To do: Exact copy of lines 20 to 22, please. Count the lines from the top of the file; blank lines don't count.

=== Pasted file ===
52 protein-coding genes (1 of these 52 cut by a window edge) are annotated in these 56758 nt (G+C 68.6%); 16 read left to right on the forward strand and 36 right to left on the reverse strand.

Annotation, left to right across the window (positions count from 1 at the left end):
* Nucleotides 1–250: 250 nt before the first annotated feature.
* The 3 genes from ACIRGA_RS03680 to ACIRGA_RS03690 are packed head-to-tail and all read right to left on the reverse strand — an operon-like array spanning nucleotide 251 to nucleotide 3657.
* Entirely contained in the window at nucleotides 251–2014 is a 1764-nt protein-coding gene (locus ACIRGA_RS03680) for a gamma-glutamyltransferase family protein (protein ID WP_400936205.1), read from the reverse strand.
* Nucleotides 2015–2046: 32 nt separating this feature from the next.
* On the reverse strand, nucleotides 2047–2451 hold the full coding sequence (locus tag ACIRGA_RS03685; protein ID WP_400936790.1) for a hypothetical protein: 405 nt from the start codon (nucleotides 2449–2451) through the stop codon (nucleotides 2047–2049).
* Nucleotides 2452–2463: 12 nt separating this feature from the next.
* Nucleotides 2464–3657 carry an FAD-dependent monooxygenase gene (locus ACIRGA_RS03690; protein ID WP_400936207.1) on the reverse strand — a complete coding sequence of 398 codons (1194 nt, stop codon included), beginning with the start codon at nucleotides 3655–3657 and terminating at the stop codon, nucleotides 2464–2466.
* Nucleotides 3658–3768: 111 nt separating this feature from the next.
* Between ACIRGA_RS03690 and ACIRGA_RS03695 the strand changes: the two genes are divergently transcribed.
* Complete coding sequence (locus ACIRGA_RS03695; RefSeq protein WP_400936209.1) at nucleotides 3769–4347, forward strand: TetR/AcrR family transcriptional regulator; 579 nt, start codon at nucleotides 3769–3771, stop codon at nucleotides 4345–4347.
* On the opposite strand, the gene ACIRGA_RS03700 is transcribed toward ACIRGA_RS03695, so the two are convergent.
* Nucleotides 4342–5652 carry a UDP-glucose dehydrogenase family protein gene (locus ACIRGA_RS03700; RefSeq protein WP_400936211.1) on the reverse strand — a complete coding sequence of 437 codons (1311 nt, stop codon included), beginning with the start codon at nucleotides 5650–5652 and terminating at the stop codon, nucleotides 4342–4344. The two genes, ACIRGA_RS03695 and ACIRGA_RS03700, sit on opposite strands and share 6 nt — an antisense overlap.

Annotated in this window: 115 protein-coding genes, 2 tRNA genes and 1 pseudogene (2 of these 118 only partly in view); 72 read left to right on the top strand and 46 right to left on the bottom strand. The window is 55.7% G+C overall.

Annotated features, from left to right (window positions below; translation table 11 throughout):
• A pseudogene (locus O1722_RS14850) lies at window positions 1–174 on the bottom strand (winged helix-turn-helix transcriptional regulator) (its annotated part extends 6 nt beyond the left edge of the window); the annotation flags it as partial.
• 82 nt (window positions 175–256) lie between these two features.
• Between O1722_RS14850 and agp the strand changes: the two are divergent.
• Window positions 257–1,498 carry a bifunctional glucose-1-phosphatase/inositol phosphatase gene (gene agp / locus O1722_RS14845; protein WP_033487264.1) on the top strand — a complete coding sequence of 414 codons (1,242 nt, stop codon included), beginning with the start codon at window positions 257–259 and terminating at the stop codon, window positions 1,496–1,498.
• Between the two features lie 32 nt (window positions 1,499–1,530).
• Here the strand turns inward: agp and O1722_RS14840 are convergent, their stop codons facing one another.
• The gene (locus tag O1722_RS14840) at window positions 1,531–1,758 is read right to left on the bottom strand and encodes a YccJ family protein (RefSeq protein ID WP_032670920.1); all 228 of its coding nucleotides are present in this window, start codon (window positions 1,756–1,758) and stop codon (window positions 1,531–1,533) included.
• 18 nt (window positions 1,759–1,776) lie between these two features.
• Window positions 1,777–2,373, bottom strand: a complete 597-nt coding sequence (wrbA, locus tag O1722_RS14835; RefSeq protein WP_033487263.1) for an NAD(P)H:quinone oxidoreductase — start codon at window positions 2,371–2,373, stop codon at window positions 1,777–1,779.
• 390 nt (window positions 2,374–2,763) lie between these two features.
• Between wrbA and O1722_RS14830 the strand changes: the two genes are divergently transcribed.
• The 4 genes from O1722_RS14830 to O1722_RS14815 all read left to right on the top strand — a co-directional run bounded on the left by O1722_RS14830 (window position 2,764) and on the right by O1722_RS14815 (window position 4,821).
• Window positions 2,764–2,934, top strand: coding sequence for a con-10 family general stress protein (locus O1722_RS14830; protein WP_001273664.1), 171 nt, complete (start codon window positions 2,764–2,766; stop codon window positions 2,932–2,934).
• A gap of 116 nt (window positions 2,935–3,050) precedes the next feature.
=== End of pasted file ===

• Window positions 257–1,498 carry a bifunctional glucose-1-phosphatase/inositol phosphatase gene (gene agp / locus O1722_RS14845; protein WP_033487264.1) on the top strand — a complete coding sequence of 414 codons (1,242 nt, stop codon included), beginning with the start codon at window positions 257–259 and terminating at the stop codon, window positions 1,496–1,498.
• Between the two features lie 32 nt (window positions 1,499–1,530).
• Here the strand turns inward: agp and O1722_RS14840 are convergent, their stop codons facing one another.